Twitter today is temporarily disabling it’s Tweeting via SMS feature, after it was abused by a hacking group to compromise the account of Twitter’s CEO, Jack Dorsey. When hacked, the account posted a series of racist and otherwise offensive tweets to Dorsey’s over 4 million followers.
Dorsey’s Twitter account was compromised by a hacker group calling themselves “Chuckling Squad” that duplicated a phone number associated with the CEO’s account and via SMS posted offensive messages and bomb threats.
The process the hackers used is called SIM swapping, using social engineering to gain the trust of a victim’s mobile phone provider. By tricking the telecom company into transferring the target’s phone number to a SIM card the hacker controls, the hackers can post messages to Twitter. It’s worth noting that all verified accounts must have a phone number associated, meaning a lot of high value accounts were by default vulnerable to this hack.
The group successfully convinced an AT&T employee to give them access to Dorsey’s phone number. After that the Chuckling Squad hackers used the ‘Tweeting via SMS’ feature to post tweets under his username, without ever logging in to his account.
Twitter in its early days started as a kind of group SMS tool. Part of the early success Twitter had was due to the ability to post a tweet simply by sending an SMS message to the company number from the number associated with a users Twitter account. The use of the feature has dwindled, since more people have smartphones, and can just post using the normal internet.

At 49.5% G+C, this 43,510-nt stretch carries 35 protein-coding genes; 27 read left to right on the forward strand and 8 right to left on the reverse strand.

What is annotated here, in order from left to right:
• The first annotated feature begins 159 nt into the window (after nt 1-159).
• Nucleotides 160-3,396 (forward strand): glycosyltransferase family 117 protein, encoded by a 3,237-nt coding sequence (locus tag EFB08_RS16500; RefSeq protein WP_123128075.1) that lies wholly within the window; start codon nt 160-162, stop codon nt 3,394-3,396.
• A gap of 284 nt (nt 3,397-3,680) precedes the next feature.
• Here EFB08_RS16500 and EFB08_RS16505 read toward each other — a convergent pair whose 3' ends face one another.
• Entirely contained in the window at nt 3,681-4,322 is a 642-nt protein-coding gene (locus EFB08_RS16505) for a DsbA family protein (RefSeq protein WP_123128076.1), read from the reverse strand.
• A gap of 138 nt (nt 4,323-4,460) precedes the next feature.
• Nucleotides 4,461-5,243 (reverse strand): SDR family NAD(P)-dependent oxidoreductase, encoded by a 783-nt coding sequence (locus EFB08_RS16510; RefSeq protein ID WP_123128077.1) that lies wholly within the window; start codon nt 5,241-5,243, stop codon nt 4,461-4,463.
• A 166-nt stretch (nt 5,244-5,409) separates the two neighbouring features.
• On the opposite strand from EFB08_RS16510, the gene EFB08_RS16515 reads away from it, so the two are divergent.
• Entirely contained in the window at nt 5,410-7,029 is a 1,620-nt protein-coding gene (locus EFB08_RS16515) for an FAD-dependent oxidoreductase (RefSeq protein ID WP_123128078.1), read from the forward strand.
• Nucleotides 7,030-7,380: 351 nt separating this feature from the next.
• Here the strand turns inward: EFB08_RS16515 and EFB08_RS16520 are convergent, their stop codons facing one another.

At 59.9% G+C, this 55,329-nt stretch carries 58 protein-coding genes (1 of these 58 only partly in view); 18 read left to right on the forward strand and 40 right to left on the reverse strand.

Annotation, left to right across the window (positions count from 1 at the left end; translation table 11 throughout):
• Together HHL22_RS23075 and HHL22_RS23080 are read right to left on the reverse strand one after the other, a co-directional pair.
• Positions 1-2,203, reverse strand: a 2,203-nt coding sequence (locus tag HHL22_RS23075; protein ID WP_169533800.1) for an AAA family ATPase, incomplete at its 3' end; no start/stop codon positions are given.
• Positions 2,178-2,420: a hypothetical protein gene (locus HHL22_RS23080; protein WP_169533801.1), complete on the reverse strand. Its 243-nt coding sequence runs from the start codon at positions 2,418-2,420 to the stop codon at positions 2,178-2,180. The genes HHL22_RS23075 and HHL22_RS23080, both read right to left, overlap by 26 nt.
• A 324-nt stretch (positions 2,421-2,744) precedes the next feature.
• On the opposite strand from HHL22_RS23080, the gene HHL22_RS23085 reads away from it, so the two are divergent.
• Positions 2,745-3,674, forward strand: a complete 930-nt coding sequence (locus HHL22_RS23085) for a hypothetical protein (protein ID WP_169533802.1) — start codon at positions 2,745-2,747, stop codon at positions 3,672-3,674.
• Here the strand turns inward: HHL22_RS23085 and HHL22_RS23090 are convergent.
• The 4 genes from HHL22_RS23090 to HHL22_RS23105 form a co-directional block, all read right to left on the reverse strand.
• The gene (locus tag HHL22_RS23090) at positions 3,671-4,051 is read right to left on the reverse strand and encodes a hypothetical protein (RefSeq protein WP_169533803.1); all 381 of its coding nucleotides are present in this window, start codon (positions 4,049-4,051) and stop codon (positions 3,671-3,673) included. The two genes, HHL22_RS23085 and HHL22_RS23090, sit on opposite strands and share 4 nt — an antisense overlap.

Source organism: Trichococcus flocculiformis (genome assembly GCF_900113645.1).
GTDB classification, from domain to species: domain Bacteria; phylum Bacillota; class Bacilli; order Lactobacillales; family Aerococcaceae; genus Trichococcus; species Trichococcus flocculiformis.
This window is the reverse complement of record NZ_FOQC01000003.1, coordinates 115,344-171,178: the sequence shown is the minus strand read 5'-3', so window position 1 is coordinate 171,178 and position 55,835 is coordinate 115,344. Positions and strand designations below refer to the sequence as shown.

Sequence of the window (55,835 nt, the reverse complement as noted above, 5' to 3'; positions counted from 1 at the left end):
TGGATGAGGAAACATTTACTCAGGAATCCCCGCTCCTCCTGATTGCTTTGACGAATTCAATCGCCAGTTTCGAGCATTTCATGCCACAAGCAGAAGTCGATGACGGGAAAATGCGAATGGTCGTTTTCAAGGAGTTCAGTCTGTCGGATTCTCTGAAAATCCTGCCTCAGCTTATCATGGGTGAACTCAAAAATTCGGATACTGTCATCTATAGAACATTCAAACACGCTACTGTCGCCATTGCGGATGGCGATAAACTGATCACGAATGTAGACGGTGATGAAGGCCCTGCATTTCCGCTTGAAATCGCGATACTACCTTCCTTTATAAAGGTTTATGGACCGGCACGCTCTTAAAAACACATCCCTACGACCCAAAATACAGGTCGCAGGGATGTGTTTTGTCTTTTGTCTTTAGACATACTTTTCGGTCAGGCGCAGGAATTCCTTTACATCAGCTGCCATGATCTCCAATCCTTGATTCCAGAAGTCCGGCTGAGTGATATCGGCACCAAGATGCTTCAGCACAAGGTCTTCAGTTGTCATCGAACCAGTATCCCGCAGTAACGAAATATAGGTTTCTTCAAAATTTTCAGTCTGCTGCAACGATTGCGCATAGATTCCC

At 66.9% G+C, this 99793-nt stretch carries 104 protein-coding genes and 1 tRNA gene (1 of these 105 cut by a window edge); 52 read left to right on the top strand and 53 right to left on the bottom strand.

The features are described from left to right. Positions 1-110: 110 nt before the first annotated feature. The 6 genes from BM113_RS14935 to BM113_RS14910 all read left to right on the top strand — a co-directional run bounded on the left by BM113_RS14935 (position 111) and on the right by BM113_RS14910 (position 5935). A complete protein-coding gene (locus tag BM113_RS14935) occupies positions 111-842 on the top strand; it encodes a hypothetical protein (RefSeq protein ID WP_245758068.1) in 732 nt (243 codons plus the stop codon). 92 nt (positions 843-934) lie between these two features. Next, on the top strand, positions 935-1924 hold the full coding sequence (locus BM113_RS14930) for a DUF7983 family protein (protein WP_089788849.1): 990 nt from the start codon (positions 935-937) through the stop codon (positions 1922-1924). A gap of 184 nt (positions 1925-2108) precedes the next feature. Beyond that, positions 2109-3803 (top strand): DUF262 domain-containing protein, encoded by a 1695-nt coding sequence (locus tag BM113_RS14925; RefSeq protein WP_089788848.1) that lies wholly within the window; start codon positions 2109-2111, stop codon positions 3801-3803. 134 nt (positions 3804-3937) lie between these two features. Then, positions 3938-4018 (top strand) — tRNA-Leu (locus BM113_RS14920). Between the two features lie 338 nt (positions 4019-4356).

However, the feature still exists and an unused feature, that isn’t updated or monitored substantially, is a recipe for hacks. The exact SIM swapping method used to take over Dorsey’s account has been used several times in the past few months.
The Twitter account of Dan Bilzerian, a poker player, turned lifestyle-influencer-playboy-clone had his Twitter account hacked leading to similar kinds of posts to those of Dorsey in June. More recently YouTube celebrities including James Charles, Shane Dawson, and Keemstar all fell victim to haks using the SIM Swapping method.
Twitter says it has temporarily disabled this feature and is working on improving it by offering an authenticated way to tweet by SMS. For now, the feature is gone, but a Wired story on how to protect yourself from SIM Swapping is worth the read.
Mason Pelt, is a guest author for Internet News Flash. He’s been a staff writer for SiliconANGLE and has written for TechCrunch, VentureBeat, Social Media Today and more.
He’s a Managing Director of Push ROI, Inc. and acted as an informal adviser when building the first Internet News Flash website.